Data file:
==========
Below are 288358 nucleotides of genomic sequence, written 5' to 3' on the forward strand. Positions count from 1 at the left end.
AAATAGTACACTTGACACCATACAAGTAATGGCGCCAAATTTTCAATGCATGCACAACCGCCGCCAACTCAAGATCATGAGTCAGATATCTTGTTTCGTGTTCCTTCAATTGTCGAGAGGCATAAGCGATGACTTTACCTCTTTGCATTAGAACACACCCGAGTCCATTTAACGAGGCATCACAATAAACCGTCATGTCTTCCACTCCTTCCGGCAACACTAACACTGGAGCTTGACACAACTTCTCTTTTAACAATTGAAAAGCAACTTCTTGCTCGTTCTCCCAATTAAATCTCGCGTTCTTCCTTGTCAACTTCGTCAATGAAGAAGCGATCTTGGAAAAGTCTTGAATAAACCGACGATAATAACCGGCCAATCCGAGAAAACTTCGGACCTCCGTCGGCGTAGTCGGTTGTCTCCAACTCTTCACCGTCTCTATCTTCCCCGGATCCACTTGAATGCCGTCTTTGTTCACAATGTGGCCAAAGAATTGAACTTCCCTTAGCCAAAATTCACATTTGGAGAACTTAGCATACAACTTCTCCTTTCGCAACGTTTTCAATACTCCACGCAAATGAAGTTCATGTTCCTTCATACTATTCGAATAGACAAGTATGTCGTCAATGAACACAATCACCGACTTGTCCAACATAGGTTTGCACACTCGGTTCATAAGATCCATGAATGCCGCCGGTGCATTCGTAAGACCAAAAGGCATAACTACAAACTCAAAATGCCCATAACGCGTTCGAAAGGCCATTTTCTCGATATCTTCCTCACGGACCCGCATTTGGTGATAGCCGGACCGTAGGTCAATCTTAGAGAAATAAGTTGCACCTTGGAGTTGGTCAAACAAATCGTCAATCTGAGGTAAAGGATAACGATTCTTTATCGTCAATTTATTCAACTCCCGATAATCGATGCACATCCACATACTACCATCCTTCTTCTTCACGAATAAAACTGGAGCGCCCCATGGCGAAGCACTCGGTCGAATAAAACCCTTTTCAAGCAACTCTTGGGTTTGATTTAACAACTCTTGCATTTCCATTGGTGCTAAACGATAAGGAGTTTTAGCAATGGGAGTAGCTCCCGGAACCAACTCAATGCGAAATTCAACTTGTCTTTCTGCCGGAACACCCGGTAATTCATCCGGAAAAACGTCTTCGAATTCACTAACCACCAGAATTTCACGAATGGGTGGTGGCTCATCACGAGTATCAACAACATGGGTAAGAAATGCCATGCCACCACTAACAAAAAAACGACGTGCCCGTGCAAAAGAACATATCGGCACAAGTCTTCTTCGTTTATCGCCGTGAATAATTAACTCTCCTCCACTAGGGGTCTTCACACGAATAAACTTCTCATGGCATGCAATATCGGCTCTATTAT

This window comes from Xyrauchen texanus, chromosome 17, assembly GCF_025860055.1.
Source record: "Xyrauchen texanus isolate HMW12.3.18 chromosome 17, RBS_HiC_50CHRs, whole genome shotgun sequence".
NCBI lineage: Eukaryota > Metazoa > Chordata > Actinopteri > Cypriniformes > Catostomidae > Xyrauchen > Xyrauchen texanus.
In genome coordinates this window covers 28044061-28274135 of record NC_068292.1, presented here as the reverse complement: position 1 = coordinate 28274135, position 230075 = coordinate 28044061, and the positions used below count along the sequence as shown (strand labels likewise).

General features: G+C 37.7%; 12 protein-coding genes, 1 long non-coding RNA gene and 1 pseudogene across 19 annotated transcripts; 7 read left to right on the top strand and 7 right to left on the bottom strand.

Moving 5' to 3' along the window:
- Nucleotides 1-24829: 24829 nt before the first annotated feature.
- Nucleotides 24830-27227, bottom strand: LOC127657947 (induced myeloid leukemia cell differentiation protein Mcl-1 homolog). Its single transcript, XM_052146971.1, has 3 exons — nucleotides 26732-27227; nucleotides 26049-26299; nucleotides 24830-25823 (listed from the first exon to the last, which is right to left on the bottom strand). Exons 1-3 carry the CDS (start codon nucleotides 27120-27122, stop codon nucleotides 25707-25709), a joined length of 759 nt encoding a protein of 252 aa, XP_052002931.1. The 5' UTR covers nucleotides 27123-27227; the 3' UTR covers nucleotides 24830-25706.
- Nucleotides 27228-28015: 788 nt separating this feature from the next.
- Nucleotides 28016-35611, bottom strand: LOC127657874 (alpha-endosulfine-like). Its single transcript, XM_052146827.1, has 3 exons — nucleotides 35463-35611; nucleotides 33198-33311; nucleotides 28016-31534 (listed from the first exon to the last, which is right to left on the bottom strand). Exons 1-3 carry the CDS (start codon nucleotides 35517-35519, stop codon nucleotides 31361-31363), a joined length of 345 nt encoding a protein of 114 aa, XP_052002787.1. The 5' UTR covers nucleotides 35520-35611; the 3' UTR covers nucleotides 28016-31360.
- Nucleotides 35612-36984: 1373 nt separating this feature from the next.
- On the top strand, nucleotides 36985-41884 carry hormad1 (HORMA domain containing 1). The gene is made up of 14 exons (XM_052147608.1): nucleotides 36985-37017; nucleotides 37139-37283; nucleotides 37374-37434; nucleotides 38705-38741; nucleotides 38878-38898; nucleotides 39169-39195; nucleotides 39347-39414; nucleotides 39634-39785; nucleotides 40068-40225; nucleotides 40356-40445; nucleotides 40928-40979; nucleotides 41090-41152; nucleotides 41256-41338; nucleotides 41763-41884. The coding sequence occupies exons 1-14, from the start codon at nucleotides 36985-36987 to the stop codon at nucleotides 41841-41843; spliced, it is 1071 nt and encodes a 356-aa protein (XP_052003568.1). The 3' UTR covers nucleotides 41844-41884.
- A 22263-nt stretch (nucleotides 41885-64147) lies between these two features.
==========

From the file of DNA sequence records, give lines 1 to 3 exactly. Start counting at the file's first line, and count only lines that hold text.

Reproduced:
Below are 288358 nucleotides of genomic sequence, written 5' to 3' on the forward strand. Positions count from 1 at the left end.
AAATAGTACACTTGACACCATACAAGTAATGGCGCCAAATTTTCAATGCATGCACAACCGCCGCCAACTCAAGATCATGAGTCAGATATCTTGTTTCGTGTTCCTTCAATTGTCGAGAGGCATAAGCGATGACTTTACCTCTTTGCATTAGAACACACCCGAGTCCATTTAACGAGGCATCACAATAAACCGTCATGTCTTCCACTCCTTCCGGCAACACTAACACTGGAGCTTGACACAACTTCTCTTTTAACAATTGAAAAGCAACTTCTTGCTCGTTCTCCCAATTAAATCTCGCGTTCTTCCTTGTCAACTTCGTCAATGAAGAAGCGATCTTGGAAAAGTCTTGAATAAACCGACGATAATAACCGGCCAATCCGAGAAAACTTCGGACCTCCGTCGGCGTAGTCGGTTGTCTCCAACTCTTCACCGTCTCTATCTTCCCCGGATCCACTTGAATGCCGTCTTTGTTCACAATGTGGCCAAAGAATTGAACTTCCCTTAGCCAAAATTCACATTTGGAGAACTTAGCATACAACTTCTCCTTTCGCAACGTTTTCAATACTCCACGCAAATGAAGTTCATGTTCCTTCATACTATTCGAATAGACAAGTATGTCGTCAATGAACACAATCACCGACTTGTCCAACATAGGTTTGCACACTCGGTTCATAAGATCCATGAATGCCGCCGGTGCATTCGTAAGACCAAAAGGCATAACTACAAACTCAAAATGCCCATAACGCGTTCGAAAGGCCATTTTCTCGATATCTTCCTCACGGACCCGCATTTGGTGATAGCCGGACCGTAGGTCAATCTTAGAGAAATAAGTTGCACCTTGGAGTTGGTCAAACAAATCGTCAATCTGAGGTAAAGGATAACGATTCTTTATCGTCAATTTATTCAACTCCCGATAATCGATGCACATCCACATACTACCATCCTTCTTCTTCACGAATAAAACTGGAGCGCCCCATGGCGAAGCACTCGGTCGAATAAAACCCTTTTCAAGCAACTCTTGGGTTTGATTTAACAACTCTTGCATTTCCATTGGTGCTAAACGATAAGGAGTTTTAGCAATGGGAGTAGCTCCCGGAACCAACTCAATGCGAAATTCAACTTGTCTTTCTGCCGGAACACCCGGTAATTCATCCGGAAAAACGTCTTCGAATTCACTAACCACCAGAATTTCACGAATGGGTGGTGGCTCATCACGAGTATCAACAACATGGGTAAGAAATGCCATGCCACCACTAACAAAAAAACGACGTGCCCGTGCAAAAGAACATATCGGCACAAGTCTTCTTCGTTTATCGCCGTGAATAATTAACTCTCCTCCACTAGGGGTCTTCACACGAATAAACTTCTCATGGCATGCAATATCGGCTCTATTAT

This window comes from Xyrauchen texanus, chromosome 17, assembly GCF_025860055.1.